It's a mix of both...
Deltas right now are much harder than cartesians to calibrate - simply because there are far fewer of us in the 3D printing community and less work has been done on them.
In general, Delta's will always involve a higher degree of difficulty because of more variables, but that's offset (for most of us here) by the benefits of a finely tuned machine.
The issues with calibration that you've read and are scared of are real issues, but they probably won't affect you if you're an average or light user of your machine. I say that because the super technical calibration posts and info really only apply if you're trying to get crazy good tolerances all the way out to the perimeter of your build plate.
For the first month or so with my machine, I was getting great prints - equal to or better than my Airwolf 3D v5.5 - and I was happy. As soon as I started printing bigger (150mm+ diameter), I ran into issues. I upgraded to the TL arms, I got the E3D hot end, and I used a friend and machinist's tools to square and level my machine (as you likely know, it's not easy to properly square and level your towers by yourself).
But here's the real issue that people do not yet understand about 3D printing (or life in general, but that's for another forum). Time in = results out.
There is no amount of reading you can do, no amount of videos you can watch, or forums posts you can scour that will do ANYTHING for you if you aren't trying to print stuff - and trying to print a LOT of stuff. I've said it before, but hobby level 3D printing is not a science right now. It's an art. The ONLY way you will learn to tune your machine and get great prints is to print stuff - print lots and lots of stuff. You'll print something 1 day and it'll be perfect, and you'll come back the next day, try the same file, with the same gcode, with the same filament, and it'll fail. And you'll have to figure out what variable changed and caused it. And when you figure it out, you will have added to your knowledge base and will likely never have that same issue again. And when you come up against an issue you can't seem to figure out, then you post on the forum and get all of us to chime in with our experiences from printing and it's very likely we'll help you figure it out.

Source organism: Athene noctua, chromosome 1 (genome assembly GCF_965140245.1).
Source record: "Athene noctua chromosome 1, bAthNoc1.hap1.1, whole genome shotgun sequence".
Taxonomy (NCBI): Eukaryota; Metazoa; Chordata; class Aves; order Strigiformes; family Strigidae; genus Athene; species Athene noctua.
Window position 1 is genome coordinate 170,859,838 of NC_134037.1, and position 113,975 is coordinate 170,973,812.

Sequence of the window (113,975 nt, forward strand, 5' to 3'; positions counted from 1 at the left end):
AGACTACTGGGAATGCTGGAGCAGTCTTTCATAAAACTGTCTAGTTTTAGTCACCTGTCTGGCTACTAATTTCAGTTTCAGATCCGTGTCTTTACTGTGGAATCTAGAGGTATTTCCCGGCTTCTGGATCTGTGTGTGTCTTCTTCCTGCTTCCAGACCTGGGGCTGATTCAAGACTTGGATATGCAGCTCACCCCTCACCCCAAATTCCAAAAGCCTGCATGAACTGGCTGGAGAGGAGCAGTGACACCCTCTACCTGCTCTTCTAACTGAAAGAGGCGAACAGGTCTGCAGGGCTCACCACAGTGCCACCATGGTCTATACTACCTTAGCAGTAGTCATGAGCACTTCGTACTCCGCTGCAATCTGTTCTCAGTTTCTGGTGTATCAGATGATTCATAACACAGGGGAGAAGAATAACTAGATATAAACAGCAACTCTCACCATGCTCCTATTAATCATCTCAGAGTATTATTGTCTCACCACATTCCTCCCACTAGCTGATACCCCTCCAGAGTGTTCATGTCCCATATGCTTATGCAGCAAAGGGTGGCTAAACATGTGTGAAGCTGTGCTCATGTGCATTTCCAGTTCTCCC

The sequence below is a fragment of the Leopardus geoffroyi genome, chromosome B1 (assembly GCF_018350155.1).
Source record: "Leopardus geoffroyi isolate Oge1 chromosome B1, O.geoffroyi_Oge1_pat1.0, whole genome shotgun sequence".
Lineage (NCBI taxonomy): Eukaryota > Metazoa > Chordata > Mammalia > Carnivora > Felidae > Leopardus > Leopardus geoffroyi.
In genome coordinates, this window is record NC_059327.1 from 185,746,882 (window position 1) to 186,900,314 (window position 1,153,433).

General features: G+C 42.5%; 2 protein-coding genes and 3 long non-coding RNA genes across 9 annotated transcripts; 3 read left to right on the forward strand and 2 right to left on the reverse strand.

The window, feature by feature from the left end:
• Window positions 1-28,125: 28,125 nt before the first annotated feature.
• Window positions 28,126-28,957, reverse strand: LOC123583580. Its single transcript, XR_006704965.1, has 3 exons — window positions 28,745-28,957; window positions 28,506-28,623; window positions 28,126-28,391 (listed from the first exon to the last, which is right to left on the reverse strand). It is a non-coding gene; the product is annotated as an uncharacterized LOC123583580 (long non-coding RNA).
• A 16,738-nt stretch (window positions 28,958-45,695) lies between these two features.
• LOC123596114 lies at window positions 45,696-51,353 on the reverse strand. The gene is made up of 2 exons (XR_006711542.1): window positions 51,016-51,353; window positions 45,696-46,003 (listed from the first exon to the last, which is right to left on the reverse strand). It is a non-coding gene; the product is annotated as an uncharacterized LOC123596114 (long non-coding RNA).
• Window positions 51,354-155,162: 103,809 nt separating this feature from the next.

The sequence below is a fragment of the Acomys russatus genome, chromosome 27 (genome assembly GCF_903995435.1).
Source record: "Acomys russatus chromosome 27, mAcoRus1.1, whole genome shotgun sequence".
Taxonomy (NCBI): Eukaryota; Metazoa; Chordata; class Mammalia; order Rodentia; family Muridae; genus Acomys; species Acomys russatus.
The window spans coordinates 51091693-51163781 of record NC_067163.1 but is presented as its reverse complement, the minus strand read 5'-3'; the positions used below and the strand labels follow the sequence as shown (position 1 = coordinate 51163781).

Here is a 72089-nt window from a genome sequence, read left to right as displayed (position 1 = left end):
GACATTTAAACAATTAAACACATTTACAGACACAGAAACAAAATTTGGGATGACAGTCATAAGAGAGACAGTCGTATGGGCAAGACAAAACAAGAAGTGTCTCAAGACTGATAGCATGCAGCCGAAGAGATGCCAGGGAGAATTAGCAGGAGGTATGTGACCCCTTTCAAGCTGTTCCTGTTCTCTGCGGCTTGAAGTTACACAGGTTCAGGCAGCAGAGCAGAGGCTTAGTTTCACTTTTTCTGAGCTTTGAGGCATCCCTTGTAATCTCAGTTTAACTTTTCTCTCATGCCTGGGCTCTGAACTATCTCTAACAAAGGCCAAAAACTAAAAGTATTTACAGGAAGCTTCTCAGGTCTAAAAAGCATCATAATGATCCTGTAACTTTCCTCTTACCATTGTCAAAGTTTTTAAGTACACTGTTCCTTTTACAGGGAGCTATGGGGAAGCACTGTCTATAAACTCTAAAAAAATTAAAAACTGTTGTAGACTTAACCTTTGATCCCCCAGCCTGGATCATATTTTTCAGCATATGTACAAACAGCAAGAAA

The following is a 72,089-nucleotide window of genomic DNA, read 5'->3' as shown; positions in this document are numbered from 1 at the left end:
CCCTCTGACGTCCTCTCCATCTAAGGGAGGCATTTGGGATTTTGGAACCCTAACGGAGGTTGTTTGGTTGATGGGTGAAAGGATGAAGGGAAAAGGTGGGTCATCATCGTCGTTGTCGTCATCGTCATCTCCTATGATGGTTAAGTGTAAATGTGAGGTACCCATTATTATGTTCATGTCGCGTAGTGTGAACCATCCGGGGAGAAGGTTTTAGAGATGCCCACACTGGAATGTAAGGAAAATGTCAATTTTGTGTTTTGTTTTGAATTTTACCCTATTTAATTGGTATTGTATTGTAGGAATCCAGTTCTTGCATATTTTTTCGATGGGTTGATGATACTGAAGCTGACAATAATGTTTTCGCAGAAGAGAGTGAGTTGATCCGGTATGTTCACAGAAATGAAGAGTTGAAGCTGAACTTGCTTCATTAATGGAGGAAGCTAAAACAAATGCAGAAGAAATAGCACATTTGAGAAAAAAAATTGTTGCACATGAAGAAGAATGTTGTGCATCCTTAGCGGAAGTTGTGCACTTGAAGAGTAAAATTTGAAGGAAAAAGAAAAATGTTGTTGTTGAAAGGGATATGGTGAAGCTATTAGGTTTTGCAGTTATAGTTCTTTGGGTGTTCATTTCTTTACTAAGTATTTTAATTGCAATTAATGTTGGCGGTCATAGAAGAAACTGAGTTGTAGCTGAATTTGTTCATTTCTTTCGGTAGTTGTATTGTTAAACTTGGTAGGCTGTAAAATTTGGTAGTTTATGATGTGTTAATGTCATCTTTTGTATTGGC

Yes, having a MakerBot (I've been playing with one for about 3 months now) can be very nice for people. You drop a file in, hit print, and you get pretty good results. You're very limited in your options, but for a lot of people, that is all they need.
If you don't want to deal with the issues that arise with kits like the Max (and that's not a negative at all - I use my printers for work and pleasure, so I fully understand not having the time to spend fixing or calibrating things), then I would recommend selling it and getting something like a MakerBot. You'll pay a lot more, and you'll get a lot less as far as features go, but that may be worth it to you for your needs.
Totally understand your frustration, but I guarantee that if you're patient and put the time in, you'll come to the realization that the Max is one of, if not the best values on the market.
Fellow Philosophy majors unite!
"The proverbial achilles heel of property monistic epiphenomenalism is the apparent impossibility of ex-nihilo materialization of non-structural and qualitatively new causal powers."